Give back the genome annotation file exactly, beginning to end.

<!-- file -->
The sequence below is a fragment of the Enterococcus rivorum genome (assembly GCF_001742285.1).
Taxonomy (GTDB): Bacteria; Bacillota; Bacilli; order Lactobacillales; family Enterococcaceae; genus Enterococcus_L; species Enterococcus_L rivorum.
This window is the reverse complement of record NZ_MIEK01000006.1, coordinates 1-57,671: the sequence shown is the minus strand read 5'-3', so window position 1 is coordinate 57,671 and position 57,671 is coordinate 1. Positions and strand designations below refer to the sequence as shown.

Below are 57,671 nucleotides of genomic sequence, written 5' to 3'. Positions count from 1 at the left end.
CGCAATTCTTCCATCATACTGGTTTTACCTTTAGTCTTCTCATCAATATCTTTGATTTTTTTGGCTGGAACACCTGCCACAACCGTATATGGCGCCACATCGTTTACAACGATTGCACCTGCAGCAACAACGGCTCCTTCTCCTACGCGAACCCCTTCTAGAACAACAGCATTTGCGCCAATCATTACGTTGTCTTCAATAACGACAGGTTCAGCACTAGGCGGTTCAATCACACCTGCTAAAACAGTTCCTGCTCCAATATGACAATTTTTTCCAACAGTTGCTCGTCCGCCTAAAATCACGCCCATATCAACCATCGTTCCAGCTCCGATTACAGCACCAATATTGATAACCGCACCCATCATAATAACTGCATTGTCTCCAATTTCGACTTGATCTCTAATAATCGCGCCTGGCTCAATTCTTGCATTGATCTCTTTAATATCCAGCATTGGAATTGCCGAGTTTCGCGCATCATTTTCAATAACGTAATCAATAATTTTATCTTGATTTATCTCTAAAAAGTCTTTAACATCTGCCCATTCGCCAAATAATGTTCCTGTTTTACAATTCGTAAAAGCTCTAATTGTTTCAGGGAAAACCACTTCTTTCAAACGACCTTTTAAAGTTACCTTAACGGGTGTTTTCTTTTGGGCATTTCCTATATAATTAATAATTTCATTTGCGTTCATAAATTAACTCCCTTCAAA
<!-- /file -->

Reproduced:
The sequence below is a fragment of the Enterococcus rivorum genome (assembly GCF_001742285.1).
Taxonomy (GTDB): Bacteria; Bacillota; Bacilli; order Lactobacillales; family Enterococcaceae; genus Enterococcus_L; species Enterococcus_L rivorum.
This window is the reverse complement of record NZ_MIEK01000006.1, coordinates 1-57,671: the sequence shown is the minus strand read 5'-3', so window position 1 is coordinate 57,671 and position 57,671 is coordinate 1. Positions and strand designations below refer to the sequence as shown.

Below are 57,671 nucleotides of genomic sequence, written 5' to 3'. Positions count from 1 at the left end.
CGCAATTCTTCCATCATACTGGTTTTACCTTTAGTCTTCTCATCAATATCTTTGATTTTTTTGGCTGGAACACCTGCCACAACCGTATATGGCGCCACATCGTTTACAACGATTGCACCTGCAGCAACAACGGCTCCTTCTCCTACGCGAACCCCTTCTAGAACAACAGCATTTGCGCCAATCATTACGTTGTCTTCAATAACGACAGGTTCAGCACTAGGCGGTTCAATCACACCTGCTAAAACAGTTCCTGCTCCAATATGACAATTTTTTCCAACAGTTGCTCGTCCGCCTAAAATCACGCCCATATCAACCATCGTTCCAGCTCCGATTACAGCACCAATATTGATAACCGCACCCATCATAATAACTGCATTGTCTCCAATTTCGACTTGATCTCTAATAATCGCGCCTGGCTCAATTCTTGCATTGATCTCTTTAATATCCAGCATTGGAATTGCCGAGTTTCGCGCATCATTTTCAATAACGTAATCAATAATTTTATCTTGATTTATCTCTAAAAAGTCTTTAACATCTGCCCATTCGCCAAATAATGTTCCTGTTTTACAATTCGTAAAAGCTCTAATTGTTTCAGGGAAAACCACTTCTTTCAAACGACCTTTTAAAGTTACCTTAACGGGTGTTTTCTTTTGGGCATTTCCTATATAATTAATAATTTCATTTGCGTTCATAAATTAACTCCCTTCAAA